BRUSSELS—The European Union is pledging more than $150 billion to develop next-generation digital industries this decade as it seeks to reverse a widening gap with the U.S. and East Asian rivals in advanced technologies like chips and artificial intelligence.
Funded as part of the EU’s $2 trillion Covid-19 economic recovery package, the new “Digital Compass” aims to significantly boost the bloc’s technological autonomy by 2030.
Europe’s need to improve what politicians have termed digital sovereignty was highlighted by trade disputes with the U.S. under former President Donald Trump and growing geopolitical tensions with China. Over the past year, supply-chain bottlenecks from coronavirus lockdowns and a shortage of microchips crucial to the automotive industry—a pillar of the region’s economy—have further increased Europe’s awareness of its industries’ reliance on other economies for daily essentials.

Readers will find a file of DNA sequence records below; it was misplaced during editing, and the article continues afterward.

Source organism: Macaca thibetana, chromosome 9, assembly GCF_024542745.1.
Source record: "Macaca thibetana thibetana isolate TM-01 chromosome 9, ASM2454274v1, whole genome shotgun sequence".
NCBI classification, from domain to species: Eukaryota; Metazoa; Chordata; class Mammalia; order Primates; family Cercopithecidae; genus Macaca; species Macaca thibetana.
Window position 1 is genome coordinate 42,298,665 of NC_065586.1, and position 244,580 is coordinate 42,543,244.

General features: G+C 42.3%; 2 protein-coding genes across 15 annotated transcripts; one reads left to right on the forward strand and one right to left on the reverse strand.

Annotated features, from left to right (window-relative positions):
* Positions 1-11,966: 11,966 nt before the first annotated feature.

“We need to become less dependent on others when it comes to key technologies,” said European Commission Executive Vice-President Margrethe Vestager.
The U.S. is also addressing reliance on foreign technology, particularly from China. Last month President Biden issued an executive order launching a review of products and sectors where the country could face supply-chain disruptions from factors including “geopolitical and economic competition.” An initial review will focus on high-tech products including semiconductors, electric-vehicle batteries, certain pharmaceutical ingredients and critical elements and minerals.